Third Sunday after the Epiphany
READINGS FOR THE COMING WEEK
- First reading
- Isaiah 9:1-4
- Psalm 27:1, 4-9
- Second reading
- 1 Corinthians 1:10-18
- Matthew 4:12-23
The gospel from Matthew:
Now when Jesus heard that John had been arrested, he withdrew to Galilee. He left Nazareth and made his home in Capernaum by the sea, in the territory of Zebulun and Naphtali, so that what had been spoken through the prophet Isaiah might be fulfilled: “Land of Zebulun, land of Naphtali, on the road by the sea, across the Jordan, Galilee of the Gentiles the people who sat in darkness have seen a great light, and for those who sat in the region and shadow of death light has dawned.” From that time Jesus began to proclaim, “Repent, for the kingdom of heaven has come near.”
As he walked by the Sea of Galilee, he saw two brothers, Simon, who is called Peter, and Andrew his brother, casting a net into the sea for they were fishermen. And he said to them, “Follow me, and I will make you fish for people.” Immediately they left their nets and followed him.
As he went from there, he saw two other brothers, James son of Zebedee and his brother John, in the boat with their father Zebedee, mending their nets, and he called them. Immediately they left the boat and their father, and followed him.
Jesus went throughout Galilee, teaching in their synagogues and proclaiming the good news of the kingdom and curing every disease and every sickness among the people.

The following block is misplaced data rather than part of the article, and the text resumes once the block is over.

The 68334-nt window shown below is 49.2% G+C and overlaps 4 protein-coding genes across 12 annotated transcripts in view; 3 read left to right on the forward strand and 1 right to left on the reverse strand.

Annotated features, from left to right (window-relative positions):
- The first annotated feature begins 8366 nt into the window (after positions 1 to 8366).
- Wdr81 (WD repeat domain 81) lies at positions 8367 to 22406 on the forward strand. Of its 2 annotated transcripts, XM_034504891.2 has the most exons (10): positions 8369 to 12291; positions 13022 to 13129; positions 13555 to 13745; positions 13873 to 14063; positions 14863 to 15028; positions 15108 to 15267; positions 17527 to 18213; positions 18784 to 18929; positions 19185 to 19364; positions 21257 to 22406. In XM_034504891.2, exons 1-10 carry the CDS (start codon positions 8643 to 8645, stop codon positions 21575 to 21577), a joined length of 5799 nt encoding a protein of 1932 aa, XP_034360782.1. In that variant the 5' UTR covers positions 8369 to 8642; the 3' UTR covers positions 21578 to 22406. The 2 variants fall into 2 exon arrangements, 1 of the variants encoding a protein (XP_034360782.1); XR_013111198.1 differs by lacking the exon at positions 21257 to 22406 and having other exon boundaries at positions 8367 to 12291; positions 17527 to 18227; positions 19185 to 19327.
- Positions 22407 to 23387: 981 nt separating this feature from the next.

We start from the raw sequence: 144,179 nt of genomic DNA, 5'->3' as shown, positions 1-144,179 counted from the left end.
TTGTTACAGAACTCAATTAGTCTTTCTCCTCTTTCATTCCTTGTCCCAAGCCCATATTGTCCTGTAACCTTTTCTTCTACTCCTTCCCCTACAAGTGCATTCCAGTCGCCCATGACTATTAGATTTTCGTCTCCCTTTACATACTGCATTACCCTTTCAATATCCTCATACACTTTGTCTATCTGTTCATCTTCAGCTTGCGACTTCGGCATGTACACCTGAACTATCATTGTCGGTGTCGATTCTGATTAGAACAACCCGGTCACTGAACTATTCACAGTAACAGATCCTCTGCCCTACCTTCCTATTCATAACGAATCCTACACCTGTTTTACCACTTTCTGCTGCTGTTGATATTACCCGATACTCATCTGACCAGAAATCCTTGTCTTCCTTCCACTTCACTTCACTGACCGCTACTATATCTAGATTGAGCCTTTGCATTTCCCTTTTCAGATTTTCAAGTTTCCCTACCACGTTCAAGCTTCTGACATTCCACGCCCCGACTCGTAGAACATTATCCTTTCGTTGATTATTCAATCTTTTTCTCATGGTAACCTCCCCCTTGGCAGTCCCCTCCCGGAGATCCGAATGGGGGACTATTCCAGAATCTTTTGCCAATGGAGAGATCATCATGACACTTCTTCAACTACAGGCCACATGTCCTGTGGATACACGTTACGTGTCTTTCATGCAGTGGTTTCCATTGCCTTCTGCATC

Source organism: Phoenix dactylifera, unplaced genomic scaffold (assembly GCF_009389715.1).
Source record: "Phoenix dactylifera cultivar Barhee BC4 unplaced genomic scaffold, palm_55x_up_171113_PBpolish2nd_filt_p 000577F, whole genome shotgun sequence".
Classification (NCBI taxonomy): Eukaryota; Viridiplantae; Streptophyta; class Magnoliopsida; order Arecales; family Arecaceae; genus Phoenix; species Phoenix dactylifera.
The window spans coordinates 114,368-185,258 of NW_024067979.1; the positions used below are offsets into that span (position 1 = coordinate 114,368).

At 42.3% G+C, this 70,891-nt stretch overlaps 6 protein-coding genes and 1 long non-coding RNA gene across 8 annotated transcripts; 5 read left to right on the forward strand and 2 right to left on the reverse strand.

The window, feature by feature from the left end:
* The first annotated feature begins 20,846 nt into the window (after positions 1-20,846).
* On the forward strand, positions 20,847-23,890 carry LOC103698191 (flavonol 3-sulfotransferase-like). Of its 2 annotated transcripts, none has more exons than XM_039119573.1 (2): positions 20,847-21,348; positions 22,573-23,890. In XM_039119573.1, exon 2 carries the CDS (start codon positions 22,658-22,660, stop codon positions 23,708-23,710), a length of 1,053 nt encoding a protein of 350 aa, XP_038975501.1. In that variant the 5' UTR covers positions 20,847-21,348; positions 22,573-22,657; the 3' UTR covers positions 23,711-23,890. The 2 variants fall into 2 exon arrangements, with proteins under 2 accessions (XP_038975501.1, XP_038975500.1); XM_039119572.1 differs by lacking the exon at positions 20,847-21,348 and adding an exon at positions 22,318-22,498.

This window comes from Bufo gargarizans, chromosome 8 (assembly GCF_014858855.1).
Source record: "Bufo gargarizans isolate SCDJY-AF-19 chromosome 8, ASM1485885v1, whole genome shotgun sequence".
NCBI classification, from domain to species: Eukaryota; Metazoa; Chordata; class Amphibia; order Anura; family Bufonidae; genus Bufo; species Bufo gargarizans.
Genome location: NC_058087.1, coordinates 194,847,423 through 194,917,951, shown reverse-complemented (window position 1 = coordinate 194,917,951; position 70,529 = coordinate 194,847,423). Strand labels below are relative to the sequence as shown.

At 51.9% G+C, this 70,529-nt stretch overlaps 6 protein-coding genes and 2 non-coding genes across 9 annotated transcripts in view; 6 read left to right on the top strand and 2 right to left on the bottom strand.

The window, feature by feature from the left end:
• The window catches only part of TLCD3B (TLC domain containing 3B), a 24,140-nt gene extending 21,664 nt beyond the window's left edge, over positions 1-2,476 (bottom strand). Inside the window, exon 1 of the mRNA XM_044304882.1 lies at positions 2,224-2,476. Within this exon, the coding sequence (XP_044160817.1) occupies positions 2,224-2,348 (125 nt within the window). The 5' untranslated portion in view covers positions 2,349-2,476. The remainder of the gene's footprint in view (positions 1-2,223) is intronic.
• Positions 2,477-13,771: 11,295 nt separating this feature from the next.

In this panel from the Maesta Altarpiece of Siena now separate and in the National Gallery of Art in Washington, the power of “call” is made present. The following description of this back and forth action between Christ, Peter and Andrew comes from one of the spirituality author and BBC religious affairs producer Michael Ford’s books, Song of the Nightingale: a Modern Spiritual Canticle.
“In his painting The Calling of the Apostles Peter and Andrew…the great Italian artist Duccio de Buoninsegna shows the brothers like twins, “a single apostolate with two dimensions.” This insight is helpful in understanding “the companionship” that exists between my respective dual vocations which have been lived out on the edge of the church, just as Christ calls Peter and Andrew from the shoreline. Yet for all their togetherness and compatibility, there is also aloneness and an uncomfortable sense of difference….a uniqueness that has been divinely bestowed.”